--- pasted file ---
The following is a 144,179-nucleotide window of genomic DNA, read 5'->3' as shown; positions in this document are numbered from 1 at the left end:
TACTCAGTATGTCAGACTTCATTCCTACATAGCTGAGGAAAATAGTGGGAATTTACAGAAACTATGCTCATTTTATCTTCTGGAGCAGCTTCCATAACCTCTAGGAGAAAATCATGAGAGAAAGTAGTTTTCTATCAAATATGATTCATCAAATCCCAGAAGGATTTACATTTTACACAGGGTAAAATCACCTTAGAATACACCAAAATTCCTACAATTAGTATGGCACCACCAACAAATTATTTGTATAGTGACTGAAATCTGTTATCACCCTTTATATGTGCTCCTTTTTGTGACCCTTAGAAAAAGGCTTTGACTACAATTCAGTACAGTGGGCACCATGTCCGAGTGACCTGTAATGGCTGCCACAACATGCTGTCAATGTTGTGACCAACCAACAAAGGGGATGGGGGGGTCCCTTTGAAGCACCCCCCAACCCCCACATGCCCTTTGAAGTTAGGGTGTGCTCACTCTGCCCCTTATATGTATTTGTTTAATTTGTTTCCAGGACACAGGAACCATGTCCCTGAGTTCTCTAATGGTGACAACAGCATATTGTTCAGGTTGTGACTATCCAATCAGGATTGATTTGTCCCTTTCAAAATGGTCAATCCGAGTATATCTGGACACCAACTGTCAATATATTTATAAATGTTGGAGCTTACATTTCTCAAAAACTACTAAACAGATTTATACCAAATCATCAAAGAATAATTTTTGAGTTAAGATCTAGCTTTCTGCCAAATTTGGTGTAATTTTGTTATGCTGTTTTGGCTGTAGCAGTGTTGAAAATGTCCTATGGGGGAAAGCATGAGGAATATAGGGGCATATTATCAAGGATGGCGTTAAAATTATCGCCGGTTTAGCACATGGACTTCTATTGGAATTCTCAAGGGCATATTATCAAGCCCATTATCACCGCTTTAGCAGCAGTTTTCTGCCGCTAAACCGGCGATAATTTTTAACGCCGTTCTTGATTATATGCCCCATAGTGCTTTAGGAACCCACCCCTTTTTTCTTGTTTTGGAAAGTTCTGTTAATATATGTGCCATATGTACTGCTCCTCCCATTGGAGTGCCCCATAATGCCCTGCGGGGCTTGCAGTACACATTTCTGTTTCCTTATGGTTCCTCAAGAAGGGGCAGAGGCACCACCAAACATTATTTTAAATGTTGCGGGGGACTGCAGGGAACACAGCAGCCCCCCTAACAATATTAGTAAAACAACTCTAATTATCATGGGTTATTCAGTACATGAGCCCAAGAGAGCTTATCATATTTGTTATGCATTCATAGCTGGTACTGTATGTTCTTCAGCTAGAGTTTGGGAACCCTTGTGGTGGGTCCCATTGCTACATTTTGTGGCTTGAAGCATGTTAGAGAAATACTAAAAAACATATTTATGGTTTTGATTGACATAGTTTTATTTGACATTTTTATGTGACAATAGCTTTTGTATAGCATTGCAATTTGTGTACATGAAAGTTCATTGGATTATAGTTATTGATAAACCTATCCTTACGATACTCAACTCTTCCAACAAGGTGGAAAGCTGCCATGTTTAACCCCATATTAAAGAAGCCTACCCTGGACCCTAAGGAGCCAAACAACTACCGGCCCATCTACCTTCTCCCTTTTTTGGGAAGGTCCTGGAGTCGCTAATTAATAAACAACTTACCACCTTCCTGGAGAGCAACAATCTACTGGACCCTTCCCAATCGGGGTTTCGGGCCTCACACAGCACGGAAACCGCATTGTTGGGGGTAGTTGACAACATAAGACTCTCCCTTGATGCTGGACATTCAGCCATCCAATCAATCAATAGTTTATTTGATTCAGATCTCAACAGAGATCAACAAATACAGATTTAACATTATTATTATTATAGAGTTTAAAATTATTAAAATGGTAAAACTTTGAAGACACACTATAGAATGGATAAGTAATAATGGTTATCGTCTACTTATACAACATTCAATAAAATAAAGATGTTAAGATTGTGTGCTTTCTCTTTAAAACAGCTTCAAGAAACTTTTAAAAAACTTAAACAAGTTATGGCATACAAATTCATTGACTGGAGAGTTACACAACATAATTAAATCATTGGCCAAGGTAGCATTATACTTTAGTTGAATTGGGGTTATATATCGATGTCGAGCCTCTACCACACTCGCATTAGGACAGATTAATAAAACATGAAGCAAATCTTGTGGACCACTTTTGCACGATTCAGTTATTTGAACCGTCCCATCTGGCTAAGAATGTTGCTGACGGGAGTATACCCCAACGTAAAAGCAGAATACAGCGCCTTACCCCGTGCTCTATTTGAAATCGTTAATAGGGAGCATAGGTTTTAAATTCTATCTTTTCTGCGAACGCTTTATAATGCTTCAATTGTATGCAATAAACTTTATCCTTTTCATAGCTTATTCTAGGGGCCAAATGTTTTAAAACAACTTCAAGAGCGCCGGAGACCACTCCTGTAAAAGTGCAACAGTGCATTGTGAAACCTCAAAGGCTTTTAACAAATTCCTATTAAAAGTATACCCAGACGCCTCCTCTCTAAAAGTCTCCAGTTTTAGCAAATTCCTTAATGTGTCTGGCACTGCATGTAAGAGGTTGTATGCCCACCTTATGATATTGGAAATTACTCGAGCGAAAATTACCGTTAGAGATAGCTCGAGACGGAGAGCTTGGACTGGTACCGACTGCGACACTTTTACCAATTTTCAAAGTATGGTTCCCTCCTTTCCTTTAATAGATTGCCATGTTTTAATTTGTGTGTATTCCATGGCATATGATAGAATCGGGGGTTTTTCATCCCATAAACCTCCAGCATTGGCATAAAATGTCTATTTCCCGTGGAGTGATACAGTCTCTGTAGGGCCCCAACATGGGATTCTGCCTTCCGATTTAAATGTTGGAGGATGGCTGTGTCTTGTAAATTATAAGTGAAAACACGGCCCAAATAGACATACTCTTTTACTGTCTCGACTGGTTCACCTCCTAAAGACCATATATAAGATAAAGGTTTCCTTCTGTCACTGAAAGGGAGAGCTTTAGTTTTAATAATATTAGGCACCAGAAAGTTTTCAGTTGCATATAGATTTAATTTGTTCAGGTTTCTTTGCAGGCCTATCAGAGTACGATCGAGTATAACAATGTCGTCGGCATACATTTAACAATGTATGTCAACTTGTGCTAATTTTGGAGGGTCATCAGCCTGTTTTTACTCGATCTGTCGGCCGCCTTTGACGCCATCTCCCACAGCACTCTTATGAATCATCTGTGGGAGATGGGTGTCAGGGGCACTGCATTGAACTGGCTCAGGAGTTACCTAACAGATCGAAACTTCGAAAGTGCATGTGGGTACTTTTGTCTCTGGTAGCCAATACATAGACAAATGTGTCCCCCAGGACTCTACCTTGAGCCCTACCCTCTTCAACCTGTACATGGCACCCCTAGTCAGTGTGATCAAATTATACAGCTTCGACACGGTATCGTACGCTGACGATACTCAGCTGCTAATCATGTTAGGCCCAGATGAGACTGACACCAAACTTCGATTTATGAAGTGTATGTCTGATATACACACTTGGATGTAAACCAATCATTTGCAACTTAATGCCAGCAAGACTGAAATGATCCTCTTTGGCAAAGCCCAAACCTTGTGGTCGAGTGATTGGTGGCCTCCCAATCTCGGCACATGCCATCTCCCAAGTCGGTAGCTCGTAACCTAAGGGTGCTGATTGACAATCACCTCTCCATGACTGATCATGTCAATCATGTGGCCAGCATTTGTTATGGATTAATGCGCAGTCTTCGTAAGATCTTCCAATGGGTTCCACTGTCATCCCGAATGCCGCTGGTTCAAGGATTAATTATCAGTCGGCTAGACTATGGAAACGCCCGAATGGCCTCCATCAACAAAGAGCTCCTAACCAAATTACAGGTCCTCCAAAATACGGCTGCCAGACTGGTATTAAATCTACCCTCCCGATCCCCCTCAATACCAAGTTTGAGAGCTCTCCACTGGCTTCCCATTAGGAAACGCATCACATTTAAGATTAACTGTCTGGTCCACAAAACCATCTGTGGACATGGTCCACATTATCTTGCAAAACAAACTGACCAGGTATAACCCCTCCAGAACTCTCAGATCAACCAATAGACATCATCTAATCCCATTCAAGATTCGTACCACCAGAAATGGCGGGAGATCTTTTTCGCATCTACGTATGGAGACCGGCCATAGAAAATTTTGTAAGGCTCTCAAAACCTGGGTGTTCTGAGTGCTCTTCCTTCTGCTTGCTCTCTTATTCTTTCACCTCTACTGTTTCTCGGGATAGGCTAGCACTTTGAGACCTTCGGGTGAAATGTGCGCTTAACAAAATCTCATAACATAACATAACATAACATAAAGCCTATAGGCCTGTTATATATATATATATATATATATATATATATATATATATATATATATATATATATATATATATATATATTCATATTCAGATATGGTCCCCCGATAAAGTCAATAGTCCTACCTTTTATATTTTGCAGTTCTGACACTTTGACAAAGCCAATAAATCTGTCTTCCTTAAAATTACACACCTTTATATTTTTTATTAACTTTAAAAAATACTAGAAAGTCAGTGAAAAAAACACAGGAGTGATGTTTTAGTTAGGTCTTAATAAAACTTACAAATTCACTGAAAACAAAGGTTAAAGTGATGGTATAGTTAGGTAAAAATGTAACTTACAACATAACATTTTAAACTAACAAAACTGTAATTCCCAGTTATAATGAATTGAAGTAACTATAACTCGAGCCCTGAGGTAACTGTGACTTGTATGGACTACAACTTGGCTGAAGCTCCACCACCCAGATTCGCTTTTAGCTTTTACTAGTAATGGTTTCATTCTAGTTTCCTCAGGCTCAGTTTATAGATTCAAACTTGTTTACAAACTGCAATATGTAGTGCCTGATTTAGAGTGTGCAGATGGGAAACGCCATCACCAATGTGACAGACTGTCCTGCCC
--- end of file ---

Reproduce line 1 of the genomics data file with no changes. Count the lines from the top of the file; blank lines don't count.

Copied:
The following is a 144,179-nucleotide window of genomic DNA, read 5'->3' as shown; positions in this document are numbered from 1 at the left end: